The Fly (1986)

Veronica (Geena Davis) is a reporter for a science magazine, scoping out a party for up-and-coming scientists. There she meets Seth Brundle (Jeff Goldblum), an eccentric yet strangely charismatic guy who invites her back to his place to reveal an invention that will change the world as they know it. Upon arriving at his apartment, Veronica learns of Seth’s Telepods, devices that allow the user to instantaneously transport something from one place to another. At first they use an inanimate object, but the plan is to move living things, and then eventually Seth himself. Hilarity ensues.
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Blood Simple

Blood Simple, the directorial/writing debut of the Coen brothers Joel and Ethan, is a sticky, sweaty, clammy picture about deceit and confusion, set in the heart of Texas. Marty (Dan Hedaya) runs a bar, and is the boss of Ray (John Getz) and Meurice (Samm-Art Williams). Distrustful of his wife Abby (Frances McDormand), Dan has hired private investigator Loren Visser (M. Emmet Walsh) to look into what she does with her time. It transpires that Abby is sleeping with Ray, so Marty hires Loren to kill them both whilst he is away on a fishing trip. What with this being a Coen film, things don’t necessarily go to plan, but it is the direction the events took, and the motives involved that I found both interesting and compelling.

Tonally, this is probably most similar to Fargo or No Country For Old Men amongst the Coens’ oeuvre. There’s not a great deal of humour surrounding the violence and devious plotting going on, and the location of Texas adds a great deal to the setting, just as Minnesota did for Fargo and Texas again for No Country. I found this lack of comedy to be a bit jarring – there are some moments of Coen-esque quirkiness certainly, and a couple of jokes in the script, but for the most part this is played dead seriously. The brothers can do serious very well, but personally I prefer their lighter efforts.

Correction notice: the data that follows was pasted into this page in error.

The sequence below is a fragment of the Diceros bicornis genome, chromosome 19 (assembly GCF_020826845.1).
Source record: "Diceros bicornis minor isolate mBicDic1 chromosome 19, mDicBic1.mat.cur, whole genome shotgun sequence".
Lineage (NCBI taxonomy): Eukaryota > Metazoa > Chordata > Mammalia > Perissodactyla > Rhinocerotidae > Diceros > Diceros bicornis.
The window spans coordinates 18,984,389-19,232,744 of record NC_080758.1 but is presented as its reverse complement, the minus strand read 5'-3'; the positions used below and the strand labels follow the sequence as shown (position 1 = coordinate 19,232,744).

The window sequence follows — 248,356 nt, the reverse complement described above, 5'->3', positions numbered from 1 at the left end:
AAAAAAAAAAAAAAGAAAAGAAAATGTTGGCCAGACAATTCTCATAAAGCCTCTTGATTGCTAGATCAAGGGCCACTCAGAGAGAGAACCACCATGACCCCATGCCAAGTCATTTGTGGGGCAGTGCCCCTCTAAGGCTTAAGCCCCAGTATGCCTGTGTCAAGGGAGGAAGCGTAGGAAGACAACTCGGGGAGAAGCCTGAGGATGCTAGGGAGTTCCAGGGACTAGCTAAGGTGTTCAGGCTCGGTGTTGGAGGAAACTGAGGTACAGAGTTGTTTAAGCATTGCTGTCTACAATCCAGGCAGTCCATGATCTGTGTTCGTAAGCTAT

Had I not known this was a Coen film (and had it not starred Frances McDormand) then I don’t think I’d have immediately associated it with them. If anything, the structure of the narrative felt far too linear and ordinary, with the exception of perhaps missing an opening and closing scene most directors would have felt obliged to leave in. We’re fed the plot in dribs and drabs, discovering who each of the characters is and their relationships to one another just a couple of minutes after we need to.
Though he isn’t necessarily amongst the lead trio of the film, I would class Walsh’s performance as the greatest in the movie. His Visser is the human embodiment of a lizard, a slimy, oily gumshoe with a malicious streak and a rasping laugh that still haunts my dreams. He plays the part so well that I can’t believe I haven’t come across the actor in much else. For my sins I only really know him from Wild Wild West (he was the train driver). Can anyone recommend any of his other work?